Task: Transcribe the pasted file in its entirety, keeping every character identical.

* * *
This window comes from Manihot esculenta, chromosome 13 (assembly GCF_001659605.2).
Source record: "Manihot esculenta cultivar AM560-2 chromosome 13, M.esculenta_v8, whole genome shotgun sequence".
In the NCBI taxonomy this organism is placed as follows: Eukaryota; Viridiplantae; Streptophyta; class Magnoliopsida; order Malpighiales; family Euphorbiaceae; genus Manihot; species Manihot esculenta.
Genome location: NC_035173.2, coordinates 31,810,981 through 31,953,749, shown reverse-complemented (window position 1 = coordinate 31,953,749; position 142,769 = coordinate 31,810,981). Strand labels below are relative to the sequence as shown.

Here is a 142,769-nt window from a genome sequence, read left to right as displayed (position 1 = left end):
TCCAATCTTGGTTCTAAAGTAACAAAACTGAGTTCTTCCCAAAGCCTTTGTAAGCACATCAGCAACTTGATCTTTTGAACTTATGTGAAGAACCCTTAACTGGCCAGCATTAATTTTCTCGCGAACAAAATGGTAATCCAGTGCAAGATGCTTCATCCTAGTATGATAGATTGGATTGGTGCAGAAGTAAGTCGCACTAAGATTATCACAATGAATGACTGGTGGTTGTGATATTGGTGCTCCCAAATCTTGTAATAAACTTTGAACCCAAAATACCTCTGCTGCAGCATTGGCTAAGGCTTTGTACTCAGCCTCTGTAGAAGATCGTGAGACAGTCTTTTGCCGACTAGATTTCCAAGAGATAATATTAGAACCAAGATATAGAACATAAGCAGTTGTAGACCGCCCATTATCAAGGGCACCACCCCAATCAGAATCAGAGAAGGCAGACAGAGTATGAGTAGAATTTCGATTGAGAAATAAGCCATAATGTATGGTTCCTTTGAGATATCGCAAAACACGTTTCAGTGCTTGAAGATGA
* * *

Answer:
This window comes from Manihot esculenta, chromosome 13 (assembly GCF_001659605.2).
Source record: "Manihot esculenta cultivar AM560-2 chromosome 13, M.esculenta_v8, whole genome shotgun sequence".
In the NCBI taxonomy this organism is placed as follows: Eukaryota; Viridiplantae; Streptophyta; class Magnoliopsida; order Malpighiales; family Euphorbiaceae; genus Manihot; species Manihot esculenta.
Genome location: NC_035173.2, coordinates 31,810,981 through 31,953,749, shown reverse-complemented (window position 1 = coordinate 31,953,749; position 142,769 = coordinate 31,810,981). Strand labels below are relative to the sequence as shown.

Here is a 142,769-nt window from a genome sequence, read left to right as displayed (position 1 = left end):
TCCAATCTTGGTTCTAAAGTAACAAAACTGAGTTCTTCCCAAAGCCTTTGTAAGCACATCAGCAACTTGATCTTTTGAACTTATGTGAAGAACCCTTAACTGGCCAGCATTAATTTTCTCGCGAACAAAATGGTAATCCAGTGCAAGATGCTTCATCCTAGTATGATAGATTGGATTGGTGCAGAAGTAAGTCGCACTAAGATTATCACAATGAATGACTGGTGGTTGTGATATTGGTGCTCCCAAATCTTGTAATAAACTTTGAACCCAAAATACCTCTGCTGCAGCATTGGCTAAGGCTTTGTACTCAGCCTCTGTAGAAGATCGTGAGACAGTCTTTTGCCGACTAGATTTCCAAGAGATAATATTAGAACCAAGATATAGAACATAAGCAGTTGTAGACCGCCCATTATCAAGGGCACCACCCCAATCAGAATCAGAGAAGGCAGACAGAGTATGAGTAGAATTTCGATTGAGAAATAAGCCATAATGTATGGTTCCTTTGAGATATCGCAAAACACGTTTCAGTGCTTGAAGATGA